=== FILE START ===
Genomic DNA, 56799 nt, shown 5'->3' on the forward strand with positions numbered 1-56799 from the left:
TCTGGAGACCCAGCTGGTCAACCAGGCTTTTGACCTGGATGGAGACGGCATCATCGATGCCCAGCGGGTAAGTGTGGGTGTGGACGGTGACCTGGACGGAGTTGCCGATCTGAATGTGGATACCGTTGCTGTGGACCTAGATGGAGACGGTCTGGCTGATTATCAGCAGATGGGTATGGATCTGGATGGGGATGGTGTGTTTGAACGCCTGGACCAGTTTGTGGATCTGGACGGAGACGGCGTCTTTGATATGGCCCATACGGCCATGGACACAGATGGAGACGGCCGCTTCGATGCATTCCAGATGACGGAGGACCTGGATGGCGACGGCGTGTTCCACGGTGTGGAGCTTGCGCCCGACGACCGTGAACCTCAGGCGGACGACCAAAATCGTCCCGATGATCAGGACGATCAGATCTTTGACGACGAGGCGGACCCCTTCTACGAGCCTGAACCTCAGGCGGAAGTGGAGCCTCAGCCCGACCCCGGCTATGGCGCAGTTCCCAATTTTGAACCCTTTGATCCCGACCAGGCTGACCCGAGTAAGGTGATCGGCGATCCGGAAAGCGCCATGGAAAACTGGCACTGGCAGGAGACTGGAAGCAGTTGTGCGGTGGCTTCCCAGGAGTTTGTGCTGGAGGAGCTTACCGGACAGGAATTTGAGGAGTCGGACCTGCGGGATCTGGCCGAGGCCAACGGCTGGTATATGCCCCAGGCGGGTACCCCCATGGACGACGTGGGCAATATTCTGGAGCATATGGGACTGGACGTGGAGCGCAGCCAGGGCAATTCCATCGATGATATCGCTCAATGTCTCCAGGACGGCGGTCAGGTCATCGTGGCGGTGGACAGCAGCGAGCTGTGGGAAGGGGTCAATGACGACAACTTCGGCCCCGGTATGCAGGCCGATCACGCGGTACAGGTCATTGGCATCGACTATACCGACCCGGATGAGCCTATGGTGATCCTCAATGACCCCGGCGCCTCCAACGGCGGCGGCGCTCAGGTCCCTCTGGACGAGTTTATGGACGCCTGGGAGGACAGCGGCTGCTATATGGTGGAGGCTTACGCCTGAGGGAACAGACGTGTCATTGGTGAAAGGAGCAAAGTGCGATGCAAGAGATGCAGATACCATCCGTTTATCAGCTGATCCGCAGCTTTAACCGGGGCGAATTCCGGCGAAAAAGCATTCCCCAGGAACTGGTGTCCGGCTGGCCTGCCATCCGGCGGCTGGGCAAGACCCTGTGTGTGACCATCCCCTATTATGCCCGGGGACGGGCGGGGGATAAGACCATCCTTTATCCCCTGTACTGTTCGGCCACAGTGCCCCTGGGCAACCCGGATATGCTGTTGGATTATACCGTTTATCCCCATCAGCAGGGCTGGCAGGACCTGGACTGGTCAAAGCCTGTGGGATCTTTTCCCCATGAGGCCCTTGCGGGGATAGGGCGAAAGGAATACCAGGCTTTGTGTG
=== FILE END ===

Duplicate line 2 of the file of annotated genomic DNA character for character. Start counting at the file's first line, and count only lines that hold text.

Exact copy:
TCTGGAGACCCAGCTGGTCAACCAGGCTTTTGACCTGGATGGAGACGGCATCATCGATGCCCAGCGGGTAAGTGTGGGTGTGGACGGTGACCTGGACGGAGTTGCCGATCTGAATGTGGATACCGTTGCTGTGGACCTAGATGGAGACGGTCTGGCTGATTATCAGCAGATGGGTATGGATCTGGATGGGGATGGTGTGTTTGAACGCCTGGACCAGTTTGTGGATCTGGACGGAGACGGCGTCTTTGATATGGCCCATACGGCCATGGACACAGATGGAGACGGCCGCTTCGATGCATTCCAGATGACGGAGGACCTGGATGGCGACGGCGTGTTCCACGGTGTGGAGCTTGCGCCCGACGACCGTGAACCTCAGGCGGACGACCAAAATCGTCCCGATGATCAGGACGATCAGATCTTTGACGACGAGGCGGACCCCTTCTACGAGCCTGAACCTCAGGCGGAAGTGGAGCCTCAGCCCGACCCCGGCTATGGCGCAGTTCCCAATTTTGAACCCTTTGATCCCGACCAGGCTGACCCGAGTAAGGTGATCGGCGATCCGGAAAGCGCCATGGAAAACTGGCACTGGCAGGAGACTGGAAGCAGTTGTGCGGTGGCTTCCCAGGAGTTTGTGCTGGAGGAGCTTACCGGACAGGAATTTGAGGAGTCGGACCTGCGGGATCTGGCCGAGGCCAACGGCTGGTATATGCCCCAGGCGGGTACCCCCATGGACGACGTGGGCAATATTCTGGAGCATATGGGACTGGACGTGGAGCGCAGCCAGGGCAATTCCATCGATGATATCGCTCAATGTCTCCAGGACGGCGGTCAGGTCATCGTGGCGGTGGACAGCAGCGAGCTGTGGGAAGGGGTCAATGACGACAACTTCGGCCCCGGTATGCAGGCCGATCACGCGGTACAGGTCATTGGCATCGACTATACCGACCCGGATGAGCCTATGGTGATCCTCAATGACCCCGGCGCCTCCAACGGCGGCGGCGCTCAGGTCCCTCTGGACGAGTTTATGGACGCCTGGGAGGACAGCGGCTGCTATATGGTGGAGGCTTACGCCTGAGGGAACAGACGTGTCATTGGTGAAAGGAGCAAAGTGCGATGCAAGAGATGCAGATACCATCCGTTTATCAGCTGATCCGCAGCTTTAACCGGGGCGAATTCCGGCGAAAAAGCATTCCCCAGGAACTGGTGTCCGGCTGGCCTGCCATCCGGCGGCTGGGCAAGACCCTGTGTGTGACCATCCCCTATTATGCCCGGGGACGGGCGGGGGATAAGACCATCCTTTATCCCCTGTACTGTTCGGCCACAGTGCCCCTGGGCAACCCGGATATGCTGTTGGATTATACCGTTTATCCCCATCAGCAGGGCTGGCAGGACCTGGACTGGTCAAAGCCTGTGGGATCTTTTCCCCATGAGGCCCTTGCGGGGATAGGGCGAAAGGAATACCAGGCTTTGTGTG